Some 90 ancient Egyptian artifacts will be on display for six months at the Prague National Museum in an exhibition titled “Kings of the Sun” as of the end of August.
The artifacts were found during a Czech archaeological mission at the Abusir site, near Giza.
There are treasures from the 3rd to the 1st millennium BC, such as the unique royal statue of King Raneferef, one of the four pharaohs buried in Abusir, or an extensive collection of statues from the tombs of Princess Sheretnebty and the scribe Nefer. The news of their discovery traveled the world in 2012.
In a press statement on Friday, Secretary-General of the Supreme Council of Antiquities Moustafa Waziri said that the exhibition would put on show around 90 ancient pieces unearthed by the Czech mission that was working in the “Abu Sir” archaeological area.
“The artifacts include a bust of King Neferefre and a collection of statues from the Old Kingdom of Egypt,” he added.
The most valuable item on display will be a basalt statue of King Raneferef, made around the year 2460 B.C.
With the exhibition, you will move into the shadow of the pyramids – the non-royal Abusir. Abusir served for the burials of ancient Egyptian elites long before it became a royal necropolis.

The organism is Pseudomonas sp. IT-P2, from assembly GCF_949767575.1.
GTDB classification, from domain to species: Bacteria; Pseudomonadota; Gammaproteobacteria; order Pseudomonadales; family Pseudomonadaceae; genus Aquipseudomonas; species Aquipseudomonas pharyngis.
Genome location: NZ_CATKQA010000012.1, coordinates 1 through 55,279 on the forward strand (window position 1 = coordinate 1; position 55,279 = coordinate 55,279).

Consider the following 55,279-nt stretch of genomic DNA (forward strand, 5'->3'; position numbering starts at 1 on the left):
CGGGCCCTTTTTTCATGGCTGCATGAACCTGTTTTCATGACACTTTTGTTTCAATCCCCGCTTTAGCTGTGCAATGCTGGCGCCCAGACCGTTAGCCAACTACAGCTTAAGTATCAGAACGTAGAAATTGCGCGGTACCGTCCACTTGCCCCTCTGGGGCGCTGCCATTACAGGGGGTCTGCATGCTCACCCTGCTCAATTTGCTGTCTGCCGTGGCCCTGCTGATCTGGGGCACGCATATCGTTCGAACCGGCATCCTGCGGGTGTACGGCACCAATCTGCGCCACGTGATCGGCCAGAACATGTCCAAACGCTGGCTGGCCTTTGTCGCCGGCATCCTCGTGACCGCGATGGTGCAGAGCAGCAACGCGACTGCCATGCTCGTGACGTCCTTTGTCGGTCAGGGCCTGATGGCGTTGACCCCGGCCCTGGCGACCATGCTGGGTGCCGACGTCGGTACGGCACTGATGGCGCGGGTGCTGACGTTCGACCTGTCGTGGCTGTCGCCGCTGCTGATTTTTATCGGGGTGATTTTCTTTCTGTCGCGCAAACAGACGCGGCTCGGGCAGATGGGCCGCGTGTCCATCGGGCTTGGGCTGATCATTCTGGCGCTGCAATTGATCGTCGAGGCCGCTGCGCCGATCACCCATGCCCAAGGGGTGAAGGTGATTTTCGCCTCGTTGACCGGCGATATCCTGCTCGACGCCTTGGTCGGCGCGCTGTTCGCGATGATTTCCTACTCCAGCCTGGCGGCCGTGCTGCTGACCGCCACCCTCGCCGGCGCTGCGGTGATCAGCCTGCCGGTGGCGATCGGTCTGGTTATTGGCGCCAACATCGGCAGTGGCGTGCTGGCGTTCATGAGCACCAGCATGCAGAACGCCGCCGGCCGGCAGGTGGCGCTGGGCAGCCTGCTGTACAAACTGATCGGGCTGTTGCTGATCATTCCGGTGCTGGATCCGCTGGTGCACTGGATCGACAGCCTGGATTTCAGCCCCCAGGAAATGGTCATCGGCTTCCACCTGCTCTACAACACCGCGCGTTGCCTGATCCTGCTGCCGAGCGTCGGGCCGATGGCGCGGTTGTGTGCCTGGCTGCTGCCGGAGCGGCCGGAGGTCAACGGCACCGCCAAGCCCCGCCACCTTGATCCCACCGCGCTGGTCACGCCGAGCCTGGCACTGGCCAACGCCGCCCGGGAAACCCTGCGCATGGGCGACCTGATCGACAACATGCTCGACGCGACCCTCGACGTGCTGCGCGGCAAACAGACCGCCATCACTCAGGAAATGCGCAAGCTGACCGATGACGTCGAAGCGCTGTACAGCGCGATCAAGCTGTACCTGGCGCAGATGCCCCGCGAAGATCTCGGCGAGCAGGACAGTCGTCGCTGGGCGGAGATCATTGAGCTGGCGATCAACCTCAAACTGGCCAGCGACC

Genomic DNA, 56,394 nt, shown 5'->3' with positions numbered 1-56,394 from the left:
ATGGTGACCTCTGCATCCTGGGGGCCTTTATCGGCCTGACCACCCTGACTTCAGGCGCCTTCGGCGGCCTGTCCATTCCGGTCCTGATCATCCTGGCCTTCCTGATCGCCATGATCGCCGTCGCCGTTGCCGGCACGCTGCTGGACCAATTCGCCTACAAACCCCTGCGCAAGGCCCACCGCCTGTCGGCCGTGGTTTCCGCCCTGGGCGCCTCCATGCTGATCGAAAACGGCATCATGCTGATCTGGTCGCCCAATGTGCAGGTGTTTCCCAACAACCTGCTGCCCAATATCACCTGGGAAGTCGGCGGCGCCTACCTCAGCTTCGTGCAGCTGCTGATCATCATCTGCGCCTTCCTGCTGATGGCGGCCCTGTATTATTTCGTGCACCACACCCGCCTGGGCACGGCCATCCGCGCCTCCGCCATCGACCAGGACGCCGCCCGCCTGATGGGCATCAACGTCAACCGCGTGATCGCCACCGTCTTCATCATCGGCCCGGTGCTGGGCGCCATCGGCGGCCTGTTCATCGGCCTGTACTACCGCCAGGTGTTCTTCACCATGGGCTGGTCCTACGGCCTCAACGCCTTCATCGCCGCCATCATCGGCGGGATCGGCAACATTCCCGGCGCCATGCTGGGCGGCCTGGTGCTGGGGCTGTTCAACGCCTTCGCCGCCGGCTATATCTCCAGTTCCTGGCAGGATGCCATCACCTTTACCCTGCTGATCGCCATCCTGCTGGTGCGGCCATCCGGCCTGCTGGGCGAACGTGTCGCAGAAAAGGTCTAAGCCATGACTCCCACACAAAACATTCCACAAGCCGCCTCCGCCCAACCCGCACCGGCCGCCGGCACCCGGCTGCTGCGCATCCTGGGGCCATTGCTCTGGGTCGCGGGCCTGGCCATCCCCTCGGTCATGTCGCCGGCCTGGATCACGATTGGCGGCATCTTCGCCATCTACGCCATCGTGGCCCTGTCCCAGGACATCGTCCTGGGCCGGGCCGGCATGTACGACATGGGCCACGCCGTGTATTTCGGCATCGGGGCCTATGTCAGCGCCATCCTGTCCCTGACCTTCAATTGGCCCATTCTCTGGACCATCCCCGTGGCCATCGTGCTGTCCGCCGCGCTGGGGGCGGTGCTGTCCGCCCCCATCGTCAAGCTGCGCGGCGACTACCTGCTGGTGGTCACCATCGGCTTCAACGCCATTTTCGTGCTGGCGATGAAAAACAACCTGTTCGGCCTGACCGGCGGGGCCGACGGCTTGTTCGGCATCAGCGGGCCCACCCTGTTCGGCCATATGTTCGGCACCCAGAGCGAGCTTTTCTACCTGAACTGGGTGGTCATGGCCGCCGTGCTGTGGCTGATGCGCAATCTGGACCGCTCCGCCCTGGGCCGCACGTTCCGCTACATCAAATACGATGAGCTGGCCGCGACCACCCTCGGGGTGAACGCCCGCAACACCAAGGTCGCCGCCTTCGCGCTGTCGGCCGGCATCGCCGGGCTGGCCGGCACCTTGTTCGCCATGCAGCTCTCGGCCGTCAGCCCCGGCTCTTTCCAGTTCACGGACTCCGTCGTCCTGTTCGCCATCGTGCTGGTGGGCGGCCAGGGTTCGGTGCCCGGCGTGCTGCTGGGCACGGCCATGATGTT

You will set out on a journey from the first burials during the unification of Egypt around 3000 BC, through the period of the builders of the pyramids, the imperial expansion of the Egyptian state during the New Kingdom to the period of foreign domination over Egypt during the 1st millennium BC.
Thanks to the audio-visuals, you will soak up the atmosphere of the unexcavated tomb of a high-ranking Egyptian priest Iufaa, which was found 18 meters below the earth’s surface.
“Kings of the Sun” was scheduled to run from June 2020 to October 2020, but the exhibition was postponed amid the suspension of flights and the inability to transfer artifacts from Egypt to the Czech Republic.